Government wants to cut ‘very large welfare state’, says Truss cabinet ally

Liz Truss’s government is considering ways to shrink the size of the welfare state, a key cabinet ally Simon Clarke has suggested.

The levelling up secretary said ministers were looking at how to make sure “extremely large” state is aligned to a low-tax economy, as economists and unions warn of major austerity cuts ahead.

Mr Clarke said Britons and others in western Europe were living in a “fools’ paradise” in which they enjoy a “very large welfare state” despite sluggish economic productivity.

“I think it is important that we look at a state which is extremely large, and look at how we can make sure that it is in full alignment with a lower tax economy,” the cabinet minister told The Times.

Mr Clarke said: “My big concern in politics is that western Europe is just living in a fool’s paradise whereby we can be ever less productive relative to our peers, and yet still enjoy a very large welfare state and persist in thinking that the two are somehow compatible over the medium to long term. They’re not.”

Signalling spending cuts, he added: “I do think it’s very hard to cut taxes if you don’t have the commensurate profile of spending and the supply side reform … We are privileged to deal with very large budgets. My experience is that there is always something you can do to trim the fat.”

The government is on course to make public spending cuts of almost £50bn a year after the “unenforced error” of chancellor Kwasi Kwarteng’s mini-Budget, according to the Resolution Foundation think tank.

Welsh secretary Robert Buckland signalled that major public spending cuts were on the way, as the government looks to reassure markets it can balance the books after a week of turmoil.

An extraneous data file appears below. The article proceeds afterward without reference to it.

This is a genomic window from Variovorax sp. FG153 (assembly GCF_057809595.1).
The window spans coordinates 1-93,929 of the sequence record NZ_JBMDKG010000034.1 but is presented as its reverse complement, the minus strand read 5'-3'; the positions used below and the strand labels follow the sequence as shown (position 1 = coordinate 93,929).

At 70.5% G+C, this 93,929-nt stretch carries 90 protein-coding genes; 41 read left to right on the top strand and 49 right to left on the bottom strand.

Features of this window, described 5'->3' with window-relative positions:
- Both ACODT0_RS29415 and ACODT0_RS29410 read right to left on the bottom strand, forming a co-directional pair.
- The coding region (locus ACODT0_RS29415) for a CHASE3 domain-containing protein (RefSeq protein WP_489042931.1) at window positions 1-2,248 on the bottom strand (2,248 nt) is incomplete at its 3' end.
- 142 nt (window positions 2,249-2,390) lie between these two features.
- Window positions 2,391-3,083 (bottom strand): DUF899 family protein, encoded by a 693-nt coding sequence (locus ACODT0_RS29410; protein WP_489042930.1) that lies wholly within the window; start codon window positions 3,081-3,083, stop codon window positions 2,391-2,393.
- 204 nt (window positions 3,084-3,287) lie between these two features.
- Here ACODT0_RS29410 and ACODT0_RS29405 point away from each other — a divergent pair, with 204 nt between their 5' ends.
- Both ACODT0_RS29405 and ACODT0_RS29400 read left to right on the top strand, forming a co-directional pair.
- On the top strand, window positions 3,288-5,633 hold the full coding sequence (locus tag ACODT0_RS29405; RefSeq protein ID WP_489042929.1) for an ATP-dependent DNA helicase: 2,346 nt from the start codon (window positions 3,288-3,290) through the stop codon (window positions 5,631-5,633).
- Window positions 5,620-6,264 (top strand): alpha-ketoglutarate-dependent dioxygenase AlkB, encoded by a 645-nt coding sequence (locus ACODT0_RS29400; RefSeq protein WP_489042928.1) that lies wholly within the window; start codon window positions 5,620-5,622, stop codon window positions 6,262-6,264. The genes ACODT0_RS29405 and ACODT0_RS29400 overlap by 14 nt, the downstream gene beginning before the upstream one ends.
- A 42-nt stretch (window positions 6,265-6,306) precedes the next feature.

“We intend to be extremely rigorous when it comes to bearing down on public expenditure,” Mr Buckland told Sky News on Saturday – saying there would be announcements on spending in the weeks ahead.

The cabinet minister said the government wanted to reassure market to “will be seeking to balance the books in a sensible way” by making sure departmental spending is as “efficient and as lean as possible”.

It comes at the end of a chaotic week which saw the pound slump to an all-time low, the Bank of England forced to spend billions on government debt and Labour take an astonishing 33-point lead over the Tories.

Ms Truss has refused to commit to the annual uprating of benefits in line with inflation in April – something Rishi Sunak had promised to do when he was chancellor.

Pressed in her interview with broadcasters late on Friday, the prime minister said only that it was “something the work and pensions secretary [Chloe Smith] is looking at”.

Former Labour chancellor Alistair Darling told Times Radio on Saturday that an OBR assessment would have made it “blindingly obvious that they were going to have to start cutting into the amount of money we spend on public services”.

Mr Darling added: “This is chaos, and chaos was a result of what the government did … It’s totally different from what happened in the financial crisis, where just about every country in the world found that their banking system was teetering on the brink of collapse.”

Lord Turnbull, former permanent secretary at the Treasury, accused the Ms Truss and Mr Kwarteng of undermining the Bank of England, the OBR and the Treasury.

“The government’s continuing refusal ... to fill the information gap indicates it has still not understood what lies behind the issue,” he wrote in The Times.

Some Tory MPs have predicted that Ms Truss would struggle to push real-terms cuts to benefits through the Commons. Some uneasy Tory rebels are also keen reverse Ms Truss’s axing of the 45p tax rate.

Meanwhile, the levelling up secretary also hinted that further radical plans for the economy announced by Mr Kwarteng in late November could include changes to the green belt.

“The fact the green belt is larger today than it was when Margaret Thatcher came to power is an extraordinary state of affairs,” said Mr Clarke.

The minister added: “We need to look at a planning system where we make sensible adjustments which don’t threaten communities and most fundamentally are about going with popular consent, and actually creating incentives that allow local areas to back growth.”